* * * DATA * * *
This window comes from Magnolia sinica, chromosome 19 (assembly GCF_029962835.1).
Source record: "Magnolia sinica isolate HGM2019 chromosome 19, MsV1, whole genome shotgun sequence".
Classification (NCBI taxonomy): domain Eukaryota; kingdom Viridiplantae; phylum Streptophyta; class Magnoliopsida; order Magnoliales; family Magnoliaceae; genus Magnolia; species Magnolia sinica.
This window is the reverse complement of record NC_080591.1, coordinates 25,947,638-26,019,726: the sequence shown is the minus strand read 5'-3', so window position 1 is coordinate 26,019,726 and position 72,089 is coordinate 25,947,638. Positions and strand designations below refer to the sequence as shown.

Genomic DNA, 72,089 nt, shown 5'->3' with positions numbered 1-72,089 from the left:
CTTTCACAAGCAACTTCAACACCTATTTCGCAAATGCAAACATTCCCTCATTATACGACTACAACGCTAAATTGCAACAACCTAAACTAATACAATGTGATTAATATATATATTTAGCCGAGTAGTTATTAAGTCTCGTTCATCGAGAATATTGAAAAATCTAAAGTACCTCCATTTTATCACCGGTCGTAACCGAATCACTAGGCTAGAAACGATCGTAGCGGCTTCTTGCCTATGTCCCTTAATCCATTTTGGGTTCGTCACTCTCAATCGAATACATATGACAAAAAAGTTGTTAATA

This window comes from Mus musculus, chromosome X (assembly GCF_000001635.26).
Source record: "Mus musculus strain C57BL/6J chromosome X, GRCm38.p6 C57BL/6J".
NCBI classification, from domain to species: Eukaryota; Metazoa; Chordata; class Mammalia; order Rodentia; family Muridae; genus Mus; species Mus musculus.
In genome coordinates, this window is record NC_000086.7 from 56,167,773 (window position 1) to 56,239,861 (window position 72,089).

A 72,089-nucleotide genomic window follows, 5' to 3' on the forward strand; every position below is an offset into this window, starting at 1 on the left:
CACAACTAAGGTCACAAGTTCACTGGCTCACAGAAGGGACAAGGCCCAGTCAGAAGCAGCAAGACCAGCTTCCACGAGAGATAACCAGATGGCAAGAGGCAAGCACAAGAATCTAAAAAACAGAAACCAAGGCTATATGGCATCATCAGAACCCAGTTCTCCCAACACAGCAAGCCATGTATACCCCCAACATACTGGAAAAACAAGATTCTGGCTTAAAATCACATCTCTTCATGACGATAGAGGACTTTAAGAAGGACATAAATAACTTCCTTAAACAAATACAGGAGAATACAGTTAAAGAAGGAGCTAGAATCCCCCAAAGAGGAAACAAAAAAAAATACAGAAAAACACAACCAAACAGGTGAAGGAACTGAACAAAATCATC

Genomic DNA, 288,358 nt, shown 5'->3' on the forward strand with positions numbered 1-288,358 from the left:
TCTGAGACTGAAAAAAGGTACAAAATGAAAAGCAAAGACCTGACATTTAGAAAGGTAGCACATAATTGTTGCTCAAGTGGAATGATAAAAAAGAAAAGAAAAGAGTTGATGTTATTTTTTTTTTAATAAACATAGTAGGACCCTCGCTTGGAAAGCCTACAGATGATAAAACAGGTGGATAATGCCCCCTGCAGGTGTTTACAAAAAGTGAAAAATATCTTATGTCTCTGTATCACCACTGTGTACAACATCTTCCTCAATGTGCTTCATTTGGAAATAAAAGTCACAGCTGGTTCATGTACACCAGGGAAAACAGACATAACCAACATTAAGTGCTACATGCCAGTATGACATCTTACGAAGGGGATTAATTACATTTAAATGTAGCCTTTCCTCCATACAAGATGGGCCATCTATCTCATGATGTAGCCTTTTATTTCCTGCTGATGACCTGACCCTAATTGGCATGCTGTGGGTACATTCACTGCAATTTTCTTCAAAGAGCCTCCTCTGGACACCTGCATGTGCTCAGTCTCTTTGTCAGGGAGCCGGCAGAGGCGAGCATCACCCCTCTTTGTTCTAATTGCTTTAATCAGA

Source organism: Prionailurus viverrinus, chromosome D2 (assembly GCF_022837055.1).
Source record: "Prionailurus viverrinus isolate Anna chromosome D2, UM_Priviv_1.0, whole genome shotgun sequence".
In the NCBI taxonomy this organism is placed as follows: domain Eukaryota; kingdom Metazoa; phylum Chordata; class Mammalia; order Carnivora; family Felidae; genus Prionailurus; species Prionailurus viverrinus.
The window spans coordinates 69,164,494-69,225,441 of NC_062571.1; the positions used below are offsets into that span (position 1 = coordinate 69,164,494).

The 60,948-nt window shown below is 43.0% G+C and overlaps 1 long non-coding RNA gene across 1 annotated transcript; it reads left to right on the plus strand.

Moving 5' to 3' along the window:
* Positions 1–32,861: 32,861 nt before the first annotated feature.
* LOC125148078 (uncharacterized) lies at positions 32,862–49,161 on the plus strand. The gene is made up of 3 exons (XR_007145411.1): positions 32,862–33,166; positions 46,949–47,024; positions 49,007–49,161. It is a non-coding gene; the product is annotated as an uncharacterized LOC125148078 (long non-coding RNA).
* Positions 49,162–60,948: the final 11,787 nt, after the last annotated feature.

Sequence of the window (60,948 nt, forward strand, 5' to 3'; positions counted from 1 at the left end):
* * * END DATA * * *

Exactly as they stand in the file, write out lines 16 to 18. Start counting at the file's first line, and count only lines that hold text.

Source record: "Prionailurus viverrinus isolate Anna chromosome D2, UM_Priviv_1.0, whole genome shotgun sequence".
In the NCBI taxonomy this organism is placed as follows: domain Eukaryota; kingdom Metazoa; phylum Chordata; class Mammalia; order Carnivora; family Felidae; genus Prionailurus; species Prionailurus viverrinus.
The window spans coordinates 69,164,494-69,225,441 of NC_062571.1; the positions used below are offsets into that span (position 1 = coordinate 69,164,494).